Smoke and booze. Booze and smoke. To me, they are inextricably linked. But as we look across the country, the smoky bar is becoming a nicotine stained memory. Soon, all that will be left will be so many thousands of yards of browned wallpaper and grungy beer signs that will never be clean, no matter how vigorously they are scoured. That’s comforting somehow.

When I was a kid, I wrote every day. I wrote poems, plays, essays, you name it. I let my imagination run and what came out was the usual introspective, “why me,” crap common to the age.

When I was fifteen, I started drinking. I drank stolen booze from fruit jars on the cool midnight golf courses of the southwestern high desert. With a bevy of drunken friends, we howled through the night, waking with stupors that we couldn’t explain to our parents.

I smoked my first cigarette around that time. It was stolen from the convenience store owned by a friend’s parents. We’d gone camping and managed to boost a carton of Marlboro reds, Camel menthols (I’ll never smoke them again, ever), and maybe some Kools or something. We worked through those packs meticulously, our heads swimming by the fire; feeling cool and rebellious and grown up and nauseous. All bullshit, of course, except for the nausea.

It wasn’t until my early twenties that all of these things were finally joined together in a small dive bar in Ashland, Oregon, known as the Beau Club. My employment at the time allowed me four days off, and I made the Beau my living room. The place was quiet in the afternoon, and between pool games I’d drink and smoke and write; feeling artistic, bohemian, smart. All of it bullshit, of course.

Yeah, it was derivative. Yeah, I was ripping off dead drunken heroes. Yeah, it was more bilious than Bukowski-esque, but it was the way I lived for years. From that time on, bars, smoke, and writing were forever connected in my mind. Hell, as I write this, I’m sitting in one of my favorite dives with a Dewers on the rocks and a pack of American Spirits.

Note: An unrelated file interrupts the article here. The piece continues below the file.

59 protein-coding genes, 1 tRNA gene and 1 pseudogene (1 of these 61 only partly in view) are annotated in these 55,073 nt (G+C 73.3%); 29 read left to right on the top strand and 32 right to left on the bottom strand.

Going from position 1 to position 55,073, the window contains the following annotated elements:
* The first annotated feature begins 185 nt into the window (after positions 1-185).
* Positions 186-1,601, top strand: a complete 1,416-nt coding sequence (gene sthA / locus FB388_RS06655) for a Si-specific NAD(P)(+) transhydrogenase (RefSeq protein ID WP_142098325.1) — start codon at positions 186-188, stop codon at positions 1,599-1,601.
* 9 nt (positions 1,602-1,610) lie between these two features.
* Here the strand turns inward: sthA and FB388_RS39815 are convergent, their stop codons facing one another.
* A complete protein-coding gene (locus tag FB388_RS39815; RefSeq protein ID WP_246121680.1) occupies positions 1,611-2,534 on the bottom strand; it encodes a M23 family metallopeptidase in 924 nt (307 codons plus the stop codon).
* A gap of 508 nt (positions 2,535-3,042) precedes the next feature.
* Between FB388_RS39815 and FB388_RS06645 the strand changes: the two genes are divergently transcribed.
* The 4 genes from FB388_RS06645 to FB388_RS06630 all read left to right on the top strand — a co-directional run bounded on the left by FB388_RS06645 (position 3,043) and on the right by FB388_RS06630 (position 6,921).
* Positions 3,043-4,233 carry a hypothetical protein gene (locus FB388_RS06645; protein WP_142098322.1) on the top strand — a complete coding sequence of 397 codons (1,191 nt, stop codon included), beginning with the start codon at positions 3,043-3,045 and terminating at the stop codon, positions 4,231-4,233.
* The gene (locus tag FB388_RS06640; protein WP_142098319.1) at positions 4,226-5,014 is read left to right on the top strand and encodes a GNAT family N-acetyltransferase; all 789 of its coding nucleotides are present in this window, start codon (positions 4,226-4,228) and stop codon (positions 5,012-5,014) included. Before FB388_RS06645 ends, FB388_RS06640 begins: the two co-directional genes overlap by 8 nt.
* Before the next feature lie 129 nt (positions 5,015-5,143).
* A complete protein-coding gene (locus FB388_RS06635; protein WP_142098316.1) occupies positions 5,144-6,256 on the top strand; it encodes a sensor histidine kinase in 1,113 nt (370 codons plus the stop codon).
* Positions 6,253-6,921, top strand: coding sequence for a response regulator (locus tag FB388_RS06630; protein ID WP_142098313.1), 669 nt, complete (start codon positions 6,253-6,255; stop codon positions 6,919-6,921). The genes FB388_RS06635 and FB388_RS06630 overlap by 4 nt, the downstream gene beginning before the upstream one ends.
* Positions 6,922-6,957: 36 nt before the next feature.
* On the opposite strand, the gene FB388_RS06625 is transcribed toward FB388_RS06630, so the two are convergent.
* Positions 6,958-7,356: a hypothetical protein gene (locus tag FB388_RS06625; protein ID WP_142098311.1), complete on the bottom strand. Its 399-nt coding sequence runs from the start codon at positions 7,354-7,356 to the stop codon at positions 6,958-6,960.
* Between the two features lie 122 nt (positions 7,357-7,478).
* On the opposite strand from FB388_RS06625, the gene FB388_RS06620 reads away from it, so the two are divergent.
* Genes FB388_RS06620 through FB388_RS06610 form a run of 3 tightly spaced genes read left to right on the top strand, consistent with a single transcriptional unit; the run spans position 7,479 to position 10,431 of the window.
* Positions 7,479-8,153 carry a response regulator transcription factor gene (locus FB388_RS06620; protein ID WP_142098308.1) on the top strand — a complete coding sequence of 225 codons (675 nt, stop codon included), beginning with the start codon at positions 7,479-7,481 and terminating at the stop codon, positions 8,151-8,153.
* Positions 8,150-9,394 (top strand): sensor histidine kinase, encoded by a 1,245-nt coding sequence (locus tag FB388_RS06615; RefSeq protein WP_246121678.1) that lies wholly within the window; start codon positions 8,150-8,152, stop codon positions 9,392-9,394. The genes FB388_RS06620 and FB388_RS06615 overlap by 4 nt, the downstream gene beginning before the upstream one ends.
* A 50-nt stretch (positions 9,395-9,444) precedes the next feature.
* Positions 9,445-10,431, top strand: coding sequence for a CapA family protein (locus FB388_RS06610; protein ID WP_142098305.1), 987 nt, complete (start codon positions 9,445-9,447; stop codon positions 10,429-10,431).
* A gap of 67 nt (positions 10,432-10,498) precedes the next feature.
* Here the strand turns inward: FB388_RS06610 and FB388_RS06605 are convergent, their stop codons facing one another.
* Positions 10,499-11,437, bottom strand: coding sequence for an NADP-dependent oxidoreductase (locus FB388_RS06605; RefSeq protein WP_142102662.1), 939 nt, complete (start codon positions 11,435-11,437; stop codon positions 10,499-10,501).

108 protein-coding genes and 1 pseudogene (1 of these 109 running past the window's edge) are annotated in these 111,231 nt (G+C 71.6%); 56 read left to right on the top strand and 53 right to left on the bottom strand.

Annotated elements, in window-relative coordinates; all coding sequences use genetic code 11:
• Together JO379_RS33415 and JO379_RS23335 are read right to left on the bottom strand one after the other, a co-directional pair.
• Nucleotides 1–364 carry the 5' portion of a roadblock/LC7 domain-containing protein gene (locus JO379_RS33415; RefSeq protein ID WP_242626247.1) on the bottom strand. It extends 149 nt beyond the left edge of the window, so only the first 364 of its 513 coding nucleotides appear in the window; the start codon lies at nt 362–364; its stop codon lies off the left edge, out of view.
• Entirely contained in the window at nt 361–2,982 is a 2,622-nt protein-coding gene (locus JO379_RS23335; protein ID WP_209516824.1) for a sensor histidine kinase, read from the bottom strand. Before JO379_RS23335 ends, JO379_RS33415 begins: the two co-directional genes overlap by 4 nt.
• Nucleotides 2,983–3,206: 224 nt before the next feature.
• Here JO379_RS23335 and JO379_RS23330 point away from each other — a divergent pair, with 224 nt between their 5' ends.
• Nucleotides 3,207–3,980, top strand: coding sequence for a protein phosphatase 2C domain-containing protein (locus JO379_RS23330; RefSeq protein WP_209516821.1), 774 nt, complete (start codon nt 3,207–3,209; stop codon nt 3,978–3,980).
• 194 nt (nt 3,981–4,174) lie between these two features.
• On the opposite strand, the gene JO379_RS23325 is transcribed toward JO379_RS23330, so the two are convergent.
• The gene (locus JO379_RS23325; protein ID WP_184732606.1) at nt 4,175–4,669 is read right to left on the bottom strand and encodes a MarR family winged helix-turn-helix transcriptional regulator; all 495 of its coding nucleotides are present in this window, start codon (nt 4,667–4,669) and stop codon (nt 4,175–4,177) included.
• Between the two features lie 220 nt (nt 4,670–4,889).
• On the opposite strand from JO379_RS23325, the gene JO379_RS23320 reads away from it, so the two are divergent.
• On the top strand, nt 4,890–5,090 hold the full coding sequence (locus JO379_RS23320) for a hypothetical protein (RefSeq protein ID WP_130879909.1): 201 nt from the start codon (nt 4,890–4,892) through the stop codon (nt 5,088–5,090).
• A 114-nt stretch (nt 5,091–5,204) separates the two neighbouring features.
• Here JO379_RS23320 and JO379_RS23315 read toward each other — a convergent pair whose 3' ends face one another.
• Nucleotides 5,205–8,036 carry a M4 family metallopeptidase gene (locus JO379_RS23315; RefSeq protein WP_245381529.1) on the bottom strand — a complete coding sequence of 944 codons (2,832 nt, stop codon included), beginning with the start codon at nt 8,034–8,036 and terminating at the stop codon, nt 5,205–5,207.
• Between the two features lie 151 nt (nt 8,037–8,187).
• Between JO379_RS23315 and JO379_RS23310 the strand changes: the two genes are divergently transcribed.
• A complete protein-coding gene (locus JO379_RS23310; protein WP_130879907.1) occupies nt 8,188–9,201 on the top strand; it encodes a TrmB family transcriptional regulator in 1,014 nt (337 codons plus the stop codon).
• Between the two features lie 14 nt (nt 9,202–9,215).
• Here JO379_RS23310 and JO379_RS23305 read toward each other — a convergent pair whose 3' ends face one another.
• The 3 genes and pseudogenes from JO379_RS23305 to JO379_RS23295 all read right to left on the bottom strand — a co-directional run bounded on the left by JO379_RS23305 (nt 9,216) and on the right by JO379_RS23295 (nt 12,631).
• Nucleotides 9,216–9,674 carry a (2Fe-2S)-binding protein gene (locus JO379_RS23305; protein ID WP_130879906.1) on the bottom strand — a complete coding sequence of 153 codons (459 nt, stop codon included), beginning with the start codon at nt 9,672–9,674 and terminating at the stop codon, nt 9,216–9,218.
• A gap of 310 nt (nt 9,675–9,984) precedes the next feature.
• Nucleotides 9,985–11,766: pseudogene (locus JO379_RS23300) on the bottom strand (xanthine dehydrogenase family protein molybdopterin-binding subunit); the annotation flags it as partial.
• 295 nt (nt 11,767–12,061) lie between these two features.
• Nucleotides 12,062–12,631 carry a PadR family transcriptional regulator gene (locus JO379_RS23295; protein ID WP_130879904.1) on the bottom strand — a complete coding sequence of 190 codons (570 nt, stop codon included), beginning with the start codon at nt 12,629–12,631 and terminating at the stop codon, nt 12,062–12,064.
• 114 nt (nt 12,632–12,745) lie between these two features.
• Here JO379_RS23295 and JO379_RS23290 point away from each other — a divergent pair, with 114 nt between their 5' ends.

The poetry has gone to the wayside, so too has the hero-worship (for the most part), but that fucking feeling still lingers; that feeling that this is something special and nothing special at the same time.

Come Thursday, it will be over. And despite all my gushing, I’m not so sure I’m sad to see it go. Things change. Still, it won’t stop me from heading to someplace close and smoky tomorrow afternoon with a couple packs of cigarettes and notebook just to see it off. I plan to smoke all night in the dives around my hood, and stumble home reeking for the last time. The people have voted, who am I to raise a fuss?

All that aside, what I fear deep down is the impending smell of my locals. Say what you will about cigarette smoke, it cloaks the more offensive smells present in a bar. I worked as a bar tender for some time, and anyone who’s ever opened a bar will tell you that when you open the door in the morning, the first thing to hit you is the smell of stale beer and sweaty drunk ass.

This will be the smell we’ll have to contend with for years, people. I’m not looking forward to it.

So here’s to booze and smoke. Smoke and booze. May they never be able to scrub the walls clean.

So tell me, Blogtownies, what smoky dive do you intend to go to, and burn that last cigarette to its filter?